Seal III.

The third seal opened, ver. 5, 6. lets forth the calamities which should besal the church by samine; yet not so much a literal, as a sigurative samine, as a grave and learned commentator || expounds it, like that mentioned, Amos viii. 11, 12. which sell out under Maximus and Trajan; the former directing the persecution, especially against ministers, in which many bright lamps were extinguished; the latter expressly condemned all Christian meetings and assemblies by a law. The type by which this persecution was set forth, is a black horse, A gloomy and dismal day it was indeed to the poor saints, when they eat the bread of their fouls, as it were, by weight; for he that sat oa him had a pair of ballances in his hand. Then did John hear this sad voice, " A measure of wheat for a penny, and three "measures of barley for a penny." The quantity was but the ordinary allowance to keep a man alive for a day, and a Romaa penny was the ordinary wages given for a day 's work to a labourer. The meaning is, that, in those days, all the spiritual food men should get to keep their souls alive from day to day, with all their travel and labour, should be but sufficient for that end. Seal IV.

The fourth seal opened, ver. 7, 8. represents a much more fad and doleful state of the church; for under it are found all the former sufferings, with some new kinds of trouble superadded. Under this seal, Death rides upon the pale horse, and

* Tertul. Apol. c. J.

\ Adeo ut videret replstas humanis esrperibus civitates, jacertr tfs mortuos, jimul cum parvulis senes, samiiarumque absque ulla sxus reverentia, in publico rejecla cadavera.

X Tafiiti J. xv. Annal. | Durham on the place.

Hell, or the Grave, follows him. It is conceived to point at the persecution under Dioclesian, when the church was mowed down as a meadow, i

Seal V. The fifth seal is opened in my text, under which the Lord Jesus represents to his servant John, the state and condition of those precious fouls which had been torn and separated from their bodies, by the bloody hands of tyrants, for his name's fake, underall the former persecutions. The design whereof is, to support and encourage all that were to come after in the same bloody path. I saw under the altar, &c. In which we have an account,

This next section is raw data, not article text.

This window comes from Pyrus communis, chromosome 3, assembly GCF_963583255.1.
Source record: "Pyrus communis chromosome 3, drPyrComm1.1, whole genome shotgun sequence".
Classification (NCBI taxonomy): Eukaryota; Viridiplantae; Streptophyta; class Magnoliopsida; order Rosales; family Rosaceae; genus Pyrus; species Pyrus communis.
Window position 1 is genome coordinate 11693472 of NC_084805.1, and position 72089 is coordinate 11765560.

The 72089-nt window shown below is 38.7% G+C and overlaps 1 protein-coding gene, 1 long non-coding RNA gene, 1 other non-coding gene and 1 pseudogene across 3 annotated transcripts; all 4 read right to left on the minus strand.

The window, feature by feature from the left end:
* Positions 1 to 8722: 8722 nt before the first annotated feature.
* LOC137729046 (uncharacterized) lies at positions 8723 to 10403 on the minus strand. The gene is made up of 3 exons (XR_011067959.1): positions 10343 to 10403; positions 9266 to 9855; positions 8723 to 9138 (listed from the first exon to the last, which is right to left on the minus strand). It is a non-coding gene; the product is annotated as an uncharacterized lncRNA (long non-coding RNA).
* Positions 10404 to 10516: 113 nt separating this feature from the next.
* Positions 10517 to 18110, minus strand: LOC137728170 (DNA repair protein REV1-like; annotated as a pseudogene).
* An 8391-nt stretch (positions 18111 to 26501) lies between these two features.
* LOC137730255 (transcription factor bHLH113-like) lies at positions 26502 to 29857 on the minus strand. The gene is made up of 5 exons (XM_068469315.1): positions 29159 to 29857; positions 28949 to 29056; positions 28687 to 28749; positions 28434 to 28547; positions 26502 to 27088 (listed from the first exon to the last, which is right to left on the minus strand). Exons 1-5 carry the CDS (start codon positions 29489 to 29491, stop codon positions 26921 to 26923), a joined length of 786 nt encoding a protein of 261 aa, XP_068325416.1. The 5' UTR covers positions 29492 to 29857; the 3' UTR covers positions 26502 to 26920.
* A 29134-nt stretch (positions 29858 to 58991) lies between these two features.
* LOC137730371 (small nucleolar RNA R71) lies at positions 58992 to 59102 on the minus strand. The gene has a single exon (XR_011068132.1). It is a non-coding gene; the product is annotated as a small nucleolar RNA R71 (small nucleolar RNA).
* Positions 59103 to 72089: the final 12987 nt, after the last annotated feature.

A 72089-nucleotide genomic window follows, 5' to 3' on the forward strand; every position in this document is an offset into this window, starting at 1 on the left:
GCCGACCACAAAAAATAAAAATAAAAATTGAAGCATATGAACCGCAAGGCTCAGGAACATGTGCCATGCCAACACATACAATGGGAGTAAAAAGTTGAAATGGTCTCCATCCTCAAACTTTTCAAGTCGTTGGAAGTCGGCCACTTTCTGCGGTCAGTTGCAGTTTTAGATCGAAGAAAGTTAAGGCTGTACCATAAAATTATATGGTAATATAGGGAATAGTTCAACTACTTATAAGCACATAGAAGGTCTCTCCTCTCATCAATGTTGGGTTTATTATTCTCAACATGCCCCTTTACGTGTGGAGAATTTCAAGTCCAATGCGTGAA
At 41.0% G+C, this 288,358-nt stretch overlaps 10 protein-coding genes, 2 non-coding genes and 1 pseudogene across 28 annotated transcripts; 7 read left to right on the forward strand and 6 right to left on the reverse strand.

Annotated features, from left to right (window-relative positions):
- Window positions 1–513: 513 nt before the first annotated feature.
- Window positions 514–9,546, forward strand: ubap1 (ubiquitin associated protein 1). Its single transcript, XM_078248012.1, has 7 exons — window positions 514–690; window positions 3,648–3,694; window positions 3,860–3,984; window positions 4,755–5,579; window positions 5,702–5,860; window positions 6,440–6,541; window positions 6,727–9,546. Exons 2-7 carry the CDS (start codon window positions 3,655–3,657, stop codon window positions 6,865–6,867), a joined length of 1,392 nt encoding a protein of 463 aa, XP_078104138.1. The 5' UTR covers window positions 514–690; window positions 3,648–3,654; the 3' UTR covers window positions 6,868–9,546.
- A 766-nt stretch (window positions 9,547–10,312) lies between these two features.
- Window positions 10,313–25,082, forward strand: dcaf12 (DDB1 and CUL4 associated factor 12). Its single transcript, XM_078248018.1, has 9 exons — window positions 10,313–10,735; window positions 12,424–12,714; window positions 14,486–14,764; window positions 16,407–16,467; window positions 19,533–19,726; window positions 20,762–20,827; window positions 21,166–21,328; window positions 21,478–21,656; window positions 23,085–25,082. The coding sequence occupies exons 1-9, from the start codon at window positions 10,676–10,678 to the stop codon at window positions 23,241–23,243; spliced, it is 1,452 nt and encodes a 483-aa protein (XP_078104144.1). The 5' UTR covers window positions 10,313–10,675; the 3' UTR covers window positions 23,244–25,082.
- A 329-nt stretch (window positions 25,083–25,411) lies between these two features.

1. Of what John saw. i. Of what he heard. 1. We have an account of what he saw: "I saw the souls of "them that were flain for the word of God, and for the testi"mony which they held."

Sonls, in this place, are not put for the blood, or the dead carcasses of the saints who were stain, as some have groundlefly imagined; but are to be understood properly and strictly, for those * spiritual and immortal substances, which once had a vital union with their bodies, but were now separated from them by a violent death; yet still retained a love and inclination to them, even in the state of separation; and are theresore here brought in complaining of the shedding of their blood, and destruction of their bodies.

These souls (even of all that died for Christ, from Abel to that time) John saw, that is, \ in spirit ,. for these immaterial substances are not perceptible by the gross external senses. He had the privilege and favour of a spiritual representation of them, being therein extraordinarily assisted, as Paul was when his soul was wrapt into the third heaven, and heard things unutterable, 2 Cor. xil. 2. God gave him a transient visible representation of those holy souls, and that under the altar* he means not any material altar, as that at Jerusalem was; but as the holy place figured heaven, so the altar sigured Jesus Christ, Heb. xiiv io. Aud most aptly Christ is represented to John in this sigure, and

E,So» T«{ \J/»^«f. i.e. I saiv the souls; here the word foul is uken for the immortal spirit of man, as in Matth. x. 28. in which sense John here says, that he saw the souls, &c, Marlorat on the since.

t Souls divested of bodies are invisible to corporeal eyes; there; fore John law them in the Spirit; Pareus on the place.